Not many people enjoy studying, and would welcome just about anything that made it easier and even slightly more enjoyable. Well, those people’s prayers may have just been answered thanks to artificial intelligence (AI) and Quizlet, one of the most popular used digital study aids in the United States.
Already the San-Francisco-based startup has as many as 1 in every 2 high school students and 1 in every 3 college students visiting its site every month. But those numbers may be about to get even better as the firm managed to raise a staggering $20 million in funding this week led by Icon Ventures. Altos Ventures, Union Square Ventures, Owl Ventures, and Costanoa Ventures also invested in the study app.
Quizlet was founded back in 2005, so is not exactly new on the scene. For many years the company was been best known for its digital flashcards. However in 2015 that began to change when the firm secured their first real amount of funding in the form of $12 million from a group of venture capitalists.
At the moment Quizlet has been putting a lot of time and money into Quizlet Learn – an AI powered application that enables users to create free study plans. The user simply chooses a study set that they wish to master and the date by which they want to have this done. The AI then churns out a set of study materials and quizzes to help them do that.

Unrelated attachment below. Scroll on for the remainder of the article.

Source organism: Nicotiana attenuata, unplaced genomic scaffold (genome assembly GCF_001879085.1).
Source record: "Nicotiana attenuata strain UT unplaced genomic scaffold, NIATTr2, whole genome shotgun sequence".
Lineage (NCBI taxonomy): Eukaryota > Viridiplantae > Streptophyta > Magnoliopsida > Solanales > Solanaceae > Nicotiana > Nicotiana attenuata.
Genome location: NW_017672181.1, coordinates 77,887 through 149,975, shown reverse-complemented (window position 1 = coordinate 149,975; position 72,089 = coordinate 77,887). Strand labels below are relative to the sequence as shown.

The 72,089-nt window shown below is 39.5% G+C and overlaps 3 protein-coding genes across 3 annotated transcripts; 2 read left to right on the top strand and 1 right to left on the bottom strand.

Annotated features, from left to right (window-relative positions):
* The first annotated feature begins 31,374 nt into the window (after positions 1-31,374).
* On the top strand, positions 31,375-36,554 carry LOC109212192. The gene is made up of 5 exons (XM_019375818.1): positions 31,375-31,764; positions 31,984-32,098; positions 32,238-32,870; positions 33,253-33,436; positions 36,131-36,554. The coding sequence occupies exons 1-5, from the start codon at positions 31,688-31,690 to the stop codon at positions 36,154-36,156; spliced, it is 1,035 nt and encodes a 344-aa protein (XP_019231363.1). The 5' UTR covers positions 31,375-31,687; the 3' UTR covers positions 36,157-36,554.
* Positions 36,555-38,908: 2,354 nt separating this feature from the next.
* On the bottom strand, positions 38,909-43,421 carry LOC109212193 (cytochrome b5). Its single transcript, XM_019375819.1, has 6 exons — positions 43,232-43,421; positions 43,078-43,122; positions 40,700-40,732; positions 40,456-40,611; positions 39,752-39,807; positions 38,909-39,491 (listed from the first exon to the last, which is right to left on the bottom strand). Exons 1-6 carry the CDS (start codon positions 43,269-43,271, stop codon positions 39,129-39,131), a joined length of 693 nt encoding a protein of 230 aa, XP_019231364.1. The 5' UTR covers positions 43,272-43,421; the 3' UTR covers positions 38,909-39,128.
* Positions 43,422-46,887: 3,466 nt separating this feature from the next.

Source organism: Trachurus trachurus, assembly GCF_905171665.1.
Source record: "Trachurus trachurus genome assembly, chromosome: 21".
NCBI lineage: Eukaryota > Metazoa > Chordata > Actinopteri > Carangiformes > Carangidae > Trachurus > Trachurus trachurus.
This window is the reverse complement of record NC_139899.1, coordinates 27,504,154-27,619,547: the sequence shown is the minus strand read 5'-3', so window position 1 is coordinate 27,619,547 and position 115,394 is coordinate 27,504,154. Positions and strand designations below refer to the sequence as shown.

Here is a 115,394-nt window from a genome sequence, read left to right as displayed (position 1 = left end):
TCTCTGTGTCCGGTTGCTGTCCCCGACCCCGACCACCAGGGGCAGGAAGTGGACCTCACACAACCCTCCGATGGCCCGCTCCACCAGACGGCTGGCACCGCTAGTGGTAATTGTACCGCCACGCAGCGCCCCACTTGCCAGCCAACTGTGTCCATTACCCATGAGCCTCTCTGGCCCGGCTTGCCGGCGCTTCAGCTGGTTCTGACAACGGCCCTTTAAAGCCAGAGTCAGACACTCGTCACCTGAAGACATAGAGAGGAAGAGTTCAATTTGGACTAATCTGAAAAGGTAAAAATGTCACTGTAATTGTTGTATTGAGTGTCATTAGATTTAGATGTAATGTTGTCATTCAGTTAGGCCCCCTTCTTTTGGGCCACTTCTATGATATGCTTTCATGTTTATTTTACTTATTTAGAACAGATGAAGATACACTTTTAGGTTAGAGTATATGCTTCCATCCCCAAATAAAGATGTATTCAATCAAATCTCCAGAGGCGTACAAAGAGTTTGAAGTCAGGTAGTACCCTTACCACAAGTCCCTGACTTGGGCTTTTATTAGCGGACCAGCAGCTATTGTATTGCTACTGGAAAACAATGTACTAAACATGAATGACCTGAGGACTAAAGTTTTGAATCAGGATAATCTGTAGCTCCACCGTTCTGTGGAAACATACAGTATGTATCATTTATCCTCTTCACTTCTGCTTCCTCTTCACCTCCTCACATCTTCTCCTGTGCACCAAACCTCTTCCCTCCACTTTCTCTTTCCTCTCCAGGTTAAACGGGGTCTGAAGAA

Moving forward the company wants to refine its AI tool. We will “continue building our machine learning and data science team to build out models of learning that are domain-specific”, said Quizlet CEO Matt Glotzbach. At the moment the company employs around 70 staff. By the summer however, they would like to be employing around 120.
Icon Ventures is excited to be getting on board with Quizlet. “This is one of the largest investments we’ve made in our history,” said Jeb Miller, a general partner at Icon Ventures. Even though technically Quizlet are still in the red, that doesn’t seem to bother Miller. “As an investor we love that there is a diversity of revenue streams depending on which one is most effective for different segments,” he says. The company “isn’t trying to monetize from younger students, but as they move onto college and continuing education there are more appropriate ways that make sense.”